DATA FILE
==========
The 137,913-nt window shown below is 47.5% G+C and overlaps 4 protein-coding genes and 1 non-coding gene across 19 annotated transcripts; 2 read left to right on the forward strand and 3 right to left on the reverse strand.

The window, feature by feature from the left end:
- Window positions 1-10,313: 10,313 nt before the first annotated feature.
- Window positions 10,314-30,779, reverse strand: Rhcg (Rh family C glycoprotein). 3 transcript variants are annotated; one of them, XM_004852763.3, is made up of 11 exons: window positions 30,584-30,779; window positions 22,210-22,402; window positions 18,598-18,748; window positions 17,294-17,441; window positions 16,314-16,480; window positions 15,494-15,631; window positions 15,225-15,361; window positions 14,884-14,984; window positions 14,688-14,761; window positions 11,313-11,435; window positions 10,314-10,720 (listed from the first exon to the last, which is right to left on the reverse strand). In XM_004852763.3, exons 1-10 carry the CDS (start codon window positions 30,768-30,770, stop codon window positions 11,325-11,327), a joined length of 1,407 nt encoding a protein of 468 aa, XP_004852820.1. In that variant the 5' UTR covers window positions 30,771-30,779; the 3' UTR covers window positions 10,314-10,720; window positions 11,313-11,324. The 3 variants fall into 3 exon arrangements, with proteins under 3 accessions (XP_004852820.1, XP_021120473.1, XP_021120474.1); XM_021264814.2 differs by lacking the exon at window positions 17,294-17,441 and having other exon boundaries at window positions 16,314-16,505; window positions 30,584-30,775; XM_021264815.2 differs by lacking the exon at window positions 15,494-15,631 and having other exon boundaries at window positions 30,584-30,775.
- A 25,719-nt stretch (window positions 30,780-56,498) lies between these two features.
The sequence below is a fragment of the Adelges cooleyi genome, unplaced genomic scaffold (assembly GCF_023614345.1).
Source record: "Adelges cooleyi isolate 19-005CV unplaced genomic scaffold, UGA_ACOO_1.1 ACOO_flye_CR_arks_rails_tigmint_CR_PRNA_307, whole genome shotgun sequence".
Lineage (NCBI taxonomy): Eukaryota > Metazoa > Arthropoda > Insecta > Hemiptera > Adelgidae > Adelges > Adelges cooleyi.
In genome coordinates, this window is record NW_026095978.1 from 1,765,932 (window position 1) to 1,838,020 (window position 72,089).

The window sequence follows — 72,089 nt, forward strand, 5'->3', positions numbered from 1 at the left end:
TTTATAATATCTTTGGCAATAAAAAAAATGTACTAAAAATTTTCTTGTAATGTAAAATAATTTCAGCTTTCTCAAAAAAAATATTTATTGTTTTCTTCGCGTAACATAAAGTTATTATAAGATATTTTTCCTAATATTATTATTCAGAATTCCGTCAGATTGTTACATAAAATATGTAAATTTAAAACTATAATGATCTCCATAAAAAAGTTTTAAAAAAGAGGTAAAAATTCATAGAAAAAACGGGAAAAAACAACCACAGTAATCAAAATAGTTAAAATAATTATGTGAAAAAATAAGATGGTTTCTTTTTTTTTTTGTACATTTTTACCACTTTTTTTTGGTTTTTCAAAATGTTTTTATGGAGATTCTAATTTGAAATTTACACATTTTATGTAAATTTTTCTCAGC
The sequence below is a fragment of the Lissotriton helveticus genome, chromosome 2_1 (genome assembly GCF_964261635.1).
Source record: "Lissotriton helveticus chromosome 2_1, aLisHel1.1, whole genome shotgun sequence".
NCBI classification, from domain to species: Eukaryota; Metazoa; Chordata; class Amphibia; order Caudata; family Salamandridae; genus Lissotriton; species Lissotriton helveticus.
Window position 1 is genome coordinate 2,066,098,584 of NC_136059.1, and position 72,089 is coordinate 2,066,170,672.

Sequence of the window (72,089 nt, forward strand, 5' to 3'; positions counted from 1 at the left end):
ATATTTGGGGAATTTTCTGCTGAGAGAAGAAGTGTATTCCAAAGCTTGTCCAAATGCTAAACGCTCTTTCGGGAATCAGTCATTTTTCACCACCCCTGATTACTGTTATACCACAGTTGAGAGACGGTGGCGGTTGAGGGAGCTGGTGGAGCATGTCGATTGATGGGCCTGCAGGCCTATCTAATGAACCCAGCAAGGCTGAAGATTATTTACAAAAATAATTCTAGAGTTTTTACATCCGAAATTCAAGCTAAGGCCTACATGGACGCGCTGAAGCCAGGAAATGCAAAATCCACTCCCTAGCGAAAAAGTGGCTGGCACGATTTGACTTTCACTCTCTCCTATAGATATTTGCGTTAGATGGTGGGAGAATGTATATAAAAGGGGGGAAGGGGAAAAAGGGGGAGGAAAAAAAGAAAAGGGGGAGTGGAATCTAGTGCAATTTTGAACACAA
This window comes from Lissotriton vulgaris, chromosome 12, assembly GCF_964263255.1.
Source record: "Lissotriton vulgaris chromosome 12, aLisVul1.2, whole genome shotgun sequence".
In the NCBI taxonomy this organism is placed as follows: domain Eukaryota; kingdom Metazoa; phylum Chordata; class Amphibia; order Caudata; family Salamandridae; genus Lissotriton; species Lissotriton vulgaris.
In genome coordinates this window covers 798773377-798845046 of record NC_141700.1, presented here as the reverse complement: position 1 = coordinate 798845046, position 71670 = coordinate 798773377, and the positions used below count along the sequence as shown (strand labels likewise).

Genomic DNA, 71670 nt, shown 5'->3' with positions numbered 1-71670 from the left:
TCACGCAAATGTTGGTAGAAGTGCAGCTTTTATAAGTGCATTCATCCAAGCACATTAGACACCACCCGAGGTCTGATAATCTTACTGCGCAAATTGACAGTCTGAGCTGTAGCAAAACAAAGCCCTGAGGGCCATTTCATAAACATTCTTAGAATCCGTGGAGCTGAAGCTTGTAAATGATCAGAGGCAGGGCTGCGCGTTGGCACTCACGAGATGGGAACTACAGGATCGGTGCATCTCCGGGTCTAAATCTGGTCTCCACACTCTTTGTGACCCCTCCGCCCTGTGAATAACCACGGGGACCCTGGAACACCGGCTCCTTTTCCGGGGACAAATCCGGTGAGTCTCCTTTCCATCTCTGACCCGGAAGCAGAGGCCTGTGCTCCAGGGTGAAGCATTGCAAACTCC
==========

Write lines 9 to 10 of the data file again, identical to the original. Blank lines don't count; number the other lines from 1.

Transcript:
In genome coordinates, this window is record NW_026095978.1 from 1,765,932 (window position 1) to 1,838,020 (window position 72,089).

The window sequence follows — 72,089 nt, forward strand, 5'->3', positions numbered from 1 at the left end: